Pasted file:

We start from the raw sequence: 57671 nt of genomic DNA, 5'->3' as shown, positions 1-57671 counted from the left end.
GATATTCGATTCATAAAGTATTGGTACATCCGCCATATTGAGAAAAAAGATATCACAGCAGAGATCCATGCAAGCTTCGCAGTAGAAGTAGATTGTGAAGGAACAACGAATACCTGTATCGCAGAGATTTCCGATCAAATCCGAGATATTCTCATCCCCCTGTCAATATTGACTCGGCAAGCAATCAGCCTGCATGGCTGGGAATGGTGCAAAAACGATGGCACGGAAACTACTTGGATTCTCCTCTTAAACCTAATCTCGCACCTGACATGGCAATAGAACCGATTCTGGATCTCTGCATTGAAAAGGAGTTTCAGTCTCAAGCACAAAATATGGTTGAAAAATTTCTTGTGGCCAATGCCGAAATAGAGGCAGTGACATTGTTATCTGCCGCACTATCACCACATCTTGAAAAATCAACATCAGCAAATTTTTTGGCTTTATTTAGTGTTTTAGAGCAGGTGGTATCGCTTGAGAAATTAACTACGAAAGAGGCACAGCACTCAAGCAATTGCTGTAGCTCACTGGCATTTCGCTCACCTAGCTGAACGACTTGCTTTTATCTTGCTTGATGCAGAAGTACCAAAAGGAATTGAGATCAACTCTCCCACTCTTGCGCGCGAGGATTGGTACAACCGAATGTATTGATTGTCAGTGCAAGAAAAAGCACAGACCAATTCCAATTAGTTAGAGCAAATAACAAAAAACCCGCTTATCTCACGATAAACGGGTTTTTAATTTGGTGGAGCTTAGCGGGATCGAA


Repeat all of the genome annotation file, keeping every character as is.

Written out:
We start from the raw sequence: 57671 nt of genomic DNA, 5'->3' as shown, positions 1-57671 counted from the left end.
GATATTCGATTCATAAAGTATTGGTACATCCGCCATATTGAGAAAAAAGATATCACAGCAGAGATCCATGCAAGCTTCGCAGTAGAAGTAGATTGTGAAGGAACAACGAATACCTGTATCGCAGAGATTTCCGATCAAATCCGAGATATTCTCATCCCCCTGTCAATATTGACTCGGCAAGCAATCAGCCTGCATGGCTGGGAATGGTGCAAAAACGATGGCACGGAAACTACTTGGATTCTCCTCTTAAACCTAATCTCGCACCTGACATGGCAATAGAACCGATTCTGGATCTCTGCATTGAAAAGGAGTTTCAGTCTCAAGCACAAAATATGGTTGAAAAATTTCTTGTGGCCAATGCCGAAATAGAGGCAGTGACATTGTTATCTGCCGCACTATCACCACATCTTGAAAAATCAACATCAGCAAATTTTTTGGCTTTATTTAGTGTTTTAGAGCAGGTGGTATCGCTTGAGAAATTAACTACGAAAGAGGCACAGCACTCAAGCAATTGCTGTAGCTCACTGGCATTTCGCTCACCTAGCTGAACGACTTGCTTTTATCTTGCTTGATGCAGAAGTACCAAAAGGAATTGAGATCAACTCTCCCACTCTTGCGCGCGAGGATTGGTACAACCGAATGTATTGATTGTCAGTGCAAGAAAAAGCACAGACCAATTCCAATTAGTTAGAGCAAATAACAAAAAACCCGCTTATCTCACGATAAACGGGTTTTTAATTTGGTGGAGCTTAGCGGGATCGAA